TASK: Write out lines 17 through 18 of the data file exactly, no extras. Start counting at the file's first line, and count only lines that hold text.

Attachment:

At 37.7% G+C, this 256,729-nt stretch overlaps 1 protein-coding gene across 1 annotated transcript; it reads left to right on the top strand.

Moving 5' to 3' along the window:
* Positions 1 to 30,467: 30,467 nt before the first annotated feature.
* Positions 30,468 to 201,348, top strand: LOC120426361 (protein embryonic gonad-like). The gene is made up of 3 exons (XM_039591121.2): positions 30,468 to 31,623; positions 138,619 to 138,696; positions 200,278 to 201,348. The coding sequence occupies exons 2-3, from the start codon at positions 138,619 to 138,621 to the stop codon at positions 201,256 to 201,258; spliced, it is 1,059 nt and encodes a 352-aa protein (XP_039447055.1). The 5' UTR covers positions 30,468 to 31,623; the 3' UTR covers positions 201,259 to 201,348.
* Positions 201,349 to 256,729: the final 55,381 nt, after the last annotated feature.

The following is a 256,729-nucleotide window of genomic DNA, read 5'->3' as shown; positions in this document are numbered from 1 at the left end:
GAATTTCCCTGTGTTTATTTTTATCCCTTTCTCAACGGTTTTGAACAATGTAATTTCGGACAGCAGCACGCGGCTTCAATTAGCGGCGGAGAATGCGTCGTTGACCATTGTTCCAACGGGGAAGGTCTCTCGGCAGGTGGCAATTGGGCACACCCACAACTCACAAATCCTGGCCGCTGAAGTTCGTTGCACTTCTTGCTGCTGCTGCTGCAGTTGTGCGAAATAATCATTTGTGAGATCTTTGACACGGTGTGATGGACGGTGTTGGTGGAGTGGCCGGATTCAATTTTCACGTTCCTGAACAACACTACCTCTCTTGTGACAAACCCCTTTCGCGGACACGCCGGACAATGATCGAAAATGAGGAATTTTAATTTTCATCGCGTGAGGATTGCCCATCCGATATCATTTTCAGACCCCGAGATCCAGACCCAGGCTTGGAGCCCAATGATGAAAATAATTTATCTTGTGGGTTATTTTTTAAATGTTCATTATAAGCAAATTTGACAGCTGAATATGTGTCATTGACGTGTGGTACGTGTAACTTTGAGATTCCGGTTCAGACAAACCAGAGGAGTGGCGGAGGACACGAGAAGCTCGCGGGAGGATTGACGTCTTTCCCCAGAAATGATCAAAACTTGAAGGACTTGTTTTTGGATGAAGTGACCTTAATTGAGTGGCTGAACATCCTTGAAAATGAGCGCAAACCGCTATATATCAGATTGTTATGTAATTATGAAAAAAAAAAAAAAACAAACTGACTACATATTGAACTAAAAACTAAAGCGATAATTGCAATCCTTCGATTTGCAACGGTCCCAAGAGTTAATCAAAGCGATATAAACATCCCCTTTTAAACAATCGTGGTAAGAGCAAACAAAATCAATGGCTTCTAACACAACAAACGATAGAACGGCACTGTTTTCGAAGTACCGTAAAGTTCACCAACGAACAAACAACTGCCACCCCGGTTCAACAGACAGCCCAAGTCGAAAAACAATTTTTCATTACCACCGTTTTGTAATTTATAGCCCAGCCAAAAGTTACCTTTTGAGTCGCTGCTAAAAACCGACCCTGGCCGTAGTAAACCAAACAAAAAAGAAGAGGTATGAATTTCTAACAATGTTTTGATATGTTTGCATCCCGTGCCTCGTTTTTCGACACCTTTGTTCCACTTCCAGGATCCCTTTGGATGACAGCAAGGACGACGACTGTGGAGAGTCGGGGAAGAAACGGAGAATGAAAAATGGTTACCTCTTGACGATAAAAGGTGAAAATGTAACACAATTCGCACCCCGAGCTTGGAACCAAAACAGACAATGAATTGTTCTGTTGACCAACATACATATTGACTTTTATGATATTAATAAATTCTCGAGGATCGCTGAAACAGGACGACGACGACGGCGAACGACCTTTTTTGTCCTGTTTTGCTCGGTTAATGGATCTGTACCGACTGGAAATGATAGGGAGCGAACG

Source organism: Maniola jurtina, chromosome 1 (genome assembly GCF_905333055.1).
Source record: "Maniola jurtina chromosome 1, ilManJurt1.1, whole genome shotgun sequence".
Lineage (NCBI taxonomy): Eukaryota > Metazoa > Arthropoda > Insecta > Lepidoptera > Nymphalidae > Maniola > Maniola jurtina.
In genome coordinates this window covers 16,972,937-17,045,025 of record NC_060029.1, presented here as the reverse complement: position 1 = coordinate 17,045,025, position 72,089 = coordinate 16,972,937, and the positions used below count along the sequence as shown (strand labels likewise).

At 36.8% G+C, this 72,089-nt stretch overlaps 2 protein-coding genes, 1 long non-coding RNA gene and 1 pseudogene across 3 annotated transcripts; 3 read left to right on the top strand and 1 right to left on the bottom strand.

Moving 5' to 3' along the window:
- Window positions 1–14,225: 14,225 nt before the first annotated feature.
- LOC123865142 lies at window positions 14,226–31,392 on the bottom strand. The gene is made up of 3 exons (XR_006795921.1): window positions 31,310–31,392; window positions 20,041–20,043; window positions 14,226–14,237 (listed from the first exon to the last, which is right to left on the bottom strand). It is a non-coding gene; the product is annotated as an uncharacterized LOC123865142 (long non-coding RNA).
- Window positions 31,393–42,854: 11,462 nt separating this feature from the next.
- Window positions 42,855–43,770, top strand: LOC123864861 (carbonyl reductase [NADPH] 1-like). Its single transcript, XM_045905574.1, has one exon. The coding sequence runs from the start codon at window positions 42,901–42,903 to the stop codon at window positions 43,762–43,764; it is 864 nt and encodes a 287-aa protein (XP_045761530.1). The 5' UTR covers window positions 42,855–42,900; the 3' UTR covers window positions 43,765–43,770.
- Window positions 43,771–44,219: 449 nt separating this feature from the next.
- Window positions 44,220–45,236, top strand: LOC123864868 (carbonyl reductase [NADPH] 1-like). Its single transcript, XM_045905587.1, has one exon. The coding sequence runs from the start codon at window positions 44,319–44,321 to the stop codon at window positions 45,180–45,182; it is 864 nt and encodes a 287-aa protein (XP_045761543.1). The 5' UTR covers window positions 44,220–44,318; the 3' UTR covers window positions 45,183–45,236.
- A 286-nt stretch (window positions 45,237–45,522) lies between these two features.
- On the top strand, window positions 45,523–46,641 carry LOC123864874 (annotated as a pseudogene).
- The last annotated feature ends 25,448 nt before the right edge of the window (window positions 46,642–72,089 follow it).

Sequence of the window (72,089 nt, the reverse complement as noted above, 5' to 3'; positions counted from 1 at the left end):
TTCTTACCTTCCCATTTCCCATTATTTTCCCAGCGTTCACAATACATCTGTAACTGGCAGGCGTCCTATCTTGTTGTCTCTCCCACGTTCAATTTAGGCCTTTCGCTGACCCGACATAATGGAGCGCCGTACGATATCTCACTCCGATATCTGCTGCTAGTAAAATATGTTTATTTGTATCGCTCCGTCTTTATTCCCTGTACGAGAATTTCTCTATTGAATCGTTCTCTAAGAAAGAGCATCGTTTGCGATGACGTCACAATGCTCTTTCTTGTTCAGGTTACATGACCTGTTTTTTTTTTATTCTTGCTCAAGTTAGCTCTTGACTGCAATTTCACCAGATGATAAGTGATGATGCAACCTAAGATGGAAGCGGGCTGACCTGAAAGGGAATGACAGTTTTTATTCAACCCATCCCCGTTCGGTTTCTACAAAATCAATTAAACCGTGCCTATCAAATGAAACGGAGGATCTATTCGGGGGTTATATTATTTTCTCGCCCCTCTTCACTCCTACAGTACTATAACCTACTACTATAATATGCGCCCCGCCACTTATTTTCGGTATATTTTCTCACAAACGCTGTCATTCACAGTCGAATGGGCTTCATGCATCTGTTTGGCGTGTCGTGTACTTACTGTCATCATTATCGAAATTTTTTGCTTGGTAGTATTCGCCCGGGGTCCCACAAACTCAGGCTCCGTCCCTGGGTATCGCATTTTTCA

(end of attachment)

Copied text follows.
- Window positions 42,855–43,770, top strand: LOC123864861 (carbonyl reductase [NADPH] 1-like). Its single transcript, XM_045905574.1, has one exon. The coding sequence runs from the start codon at window positions 42,901–42,903 to the stop codon at window positions 43,762–43,764; it is 864 nt and encodes a 287-aa protein (XP_045761530.1). The 5' UTR covers window positions 42,855–42,900; the 3' UTR covers window positions 43,765–43,770.
- Window positions 43,771–44,219: 449 nt separating this feature from the next.